Therefore the last decade, along with some insensitive court orders and non-implementation of social rights legislation, has also seen some very innovative directions given by the Supreme Court and creative monitoring and ground level implementation of remedies. We can see that a positive response has been received more often in situations where public interest litigations were backed by strong civil society movements and campaigns at the ground level, to push the slow and lethargic administration of the state into action.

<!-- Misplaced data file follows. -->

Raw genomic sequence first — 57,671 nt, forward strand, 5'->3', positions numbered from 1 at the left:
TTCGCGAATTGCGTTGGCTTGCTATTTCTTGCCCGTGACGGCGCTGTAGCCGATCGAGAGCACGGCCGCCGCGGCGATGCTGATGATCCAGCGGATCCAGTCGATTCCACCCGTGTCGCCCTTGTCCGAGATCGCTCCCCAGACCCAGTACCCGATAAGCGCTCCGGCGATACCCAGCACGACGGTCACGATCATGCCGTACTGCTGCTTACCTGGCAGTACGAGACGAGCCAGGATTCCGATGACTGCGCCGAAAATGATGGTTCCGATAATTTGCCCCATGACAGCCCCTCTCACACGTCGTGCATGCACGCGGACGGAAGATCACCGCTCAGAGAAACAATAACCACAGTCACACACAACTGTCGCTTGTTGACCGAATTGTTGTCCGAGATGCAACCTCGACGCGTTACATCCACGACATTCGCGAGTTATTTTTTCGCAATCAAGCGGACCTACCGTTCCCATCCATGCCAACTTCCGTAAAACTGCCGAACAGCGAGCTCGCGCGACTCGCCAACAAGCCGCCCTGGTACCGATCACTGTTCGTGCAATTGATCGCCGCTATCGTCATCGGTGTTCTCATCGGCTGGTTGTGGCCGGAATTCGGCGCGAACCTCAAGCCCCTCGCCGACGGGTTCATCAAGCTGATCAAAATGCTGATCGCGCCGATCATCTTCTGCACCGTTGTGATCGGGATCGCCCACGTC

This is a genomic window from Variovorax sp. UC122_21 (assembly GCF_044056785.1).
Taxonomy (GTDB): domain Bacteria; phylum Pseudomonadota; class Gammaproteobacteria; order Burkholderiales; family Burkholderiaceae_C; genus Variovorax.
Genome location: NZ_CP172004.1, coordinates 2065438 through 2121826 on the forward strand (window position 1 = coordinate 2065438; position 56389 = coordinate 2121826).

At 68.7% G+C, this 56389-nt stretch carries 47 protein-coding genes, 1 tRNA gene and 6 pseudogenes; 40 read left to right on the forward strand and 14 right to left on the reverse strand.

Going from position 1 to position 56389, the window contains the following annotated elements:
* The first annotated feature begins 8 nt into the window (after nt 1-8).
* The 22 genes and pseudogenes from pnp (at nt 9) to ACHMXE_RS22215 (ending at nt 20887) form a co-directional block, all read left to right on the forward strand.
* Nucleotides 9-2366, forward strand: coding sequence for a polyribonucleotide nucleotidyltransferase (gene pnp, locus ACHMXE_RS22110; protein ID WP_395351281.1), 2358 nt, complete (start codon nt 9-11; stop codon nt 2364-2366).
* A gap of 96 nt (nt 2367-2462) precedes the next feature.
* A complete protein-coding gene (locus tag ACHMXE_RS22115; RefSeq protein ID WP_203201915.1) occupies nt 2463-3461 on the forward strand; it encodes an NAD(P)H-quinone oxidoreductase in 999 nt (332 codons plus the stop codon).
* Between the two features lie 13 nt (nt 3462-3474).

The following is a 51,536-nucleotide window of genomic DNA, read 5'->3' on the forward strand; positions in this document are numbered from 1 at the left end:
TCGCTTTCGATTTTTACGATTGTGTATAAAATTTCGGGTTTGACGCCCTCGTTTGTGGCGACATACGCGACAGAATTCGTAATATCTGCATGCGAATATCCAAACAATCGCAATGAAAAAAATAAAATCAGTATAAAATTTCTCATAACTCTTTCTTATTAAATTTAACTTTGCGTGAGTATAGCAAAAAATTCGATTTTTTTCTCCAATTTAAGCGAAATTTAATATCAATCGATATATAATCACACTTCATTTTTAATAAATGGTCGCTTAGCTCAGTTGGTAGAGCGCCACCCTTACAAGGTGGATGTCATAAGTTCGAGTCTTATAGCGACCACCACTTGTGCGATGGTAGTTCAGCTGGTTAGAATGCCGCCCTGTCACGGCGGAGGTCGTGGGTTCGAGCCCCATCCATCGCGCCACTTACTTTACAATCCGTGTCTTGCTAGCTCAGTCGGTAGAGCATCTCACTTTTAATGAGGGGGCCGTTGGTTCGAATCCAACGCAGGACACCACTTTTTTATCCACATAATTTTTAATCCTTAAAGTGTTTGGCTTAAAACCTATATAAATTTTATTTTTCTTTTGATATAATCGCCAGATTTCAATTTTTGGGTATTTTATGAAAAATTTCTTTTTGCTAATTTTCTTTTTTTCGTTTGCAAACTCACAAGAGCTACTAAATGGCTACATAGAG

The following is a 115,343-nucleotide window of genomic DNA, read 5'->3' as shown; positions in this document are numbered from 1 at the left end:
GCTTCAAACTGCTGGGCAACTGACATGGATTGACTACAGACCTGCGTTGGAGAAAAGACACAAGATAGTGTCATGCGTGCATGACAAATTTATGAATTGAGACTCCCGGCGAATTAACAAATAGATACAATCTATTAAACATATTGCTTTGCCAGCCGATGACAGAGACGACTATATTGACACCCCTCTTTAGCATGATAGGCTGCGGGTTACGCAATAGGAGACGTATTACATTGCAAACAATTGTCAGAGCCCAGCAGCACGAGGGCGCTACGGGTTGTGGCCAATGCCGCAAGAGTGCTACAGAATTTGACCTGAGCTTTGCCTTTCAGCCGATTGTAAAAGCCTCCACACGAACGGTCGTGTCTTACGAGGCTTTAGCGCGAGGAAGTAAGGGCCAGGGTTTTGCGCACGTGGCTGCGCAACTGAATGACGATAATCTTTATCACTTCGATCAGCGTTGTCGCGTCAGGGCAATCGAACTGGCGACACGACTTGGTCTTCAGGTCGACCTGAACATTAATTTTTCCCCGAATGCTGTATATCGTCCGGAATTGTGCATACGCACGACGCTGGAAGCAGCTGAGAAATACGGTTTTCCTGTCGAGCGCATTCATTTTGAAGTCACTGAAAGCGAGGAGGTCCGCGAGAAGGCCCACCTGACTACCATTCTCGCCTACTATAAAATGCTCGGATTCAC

For many who subscribe to the ‘generational approach to human rights protection – that civil and political rights are on a higher rung than the social, economic and cultural rights by virtue of being enforceable, if the above mentioned examples of the Indian experience are any indication, their enforceability is clearly fundamental. In several cases the Supreme Court has rejected the notion of non-enforceability of social rights. There is no reason therefore, why social rights such as the right to food, health, education, housing, livelihood and others cannot be made subject to judicial determination. The Indian experiment proves that societies can indeed choose to make social rights justiciable and develop appropriate methods for their implementation and enforcement.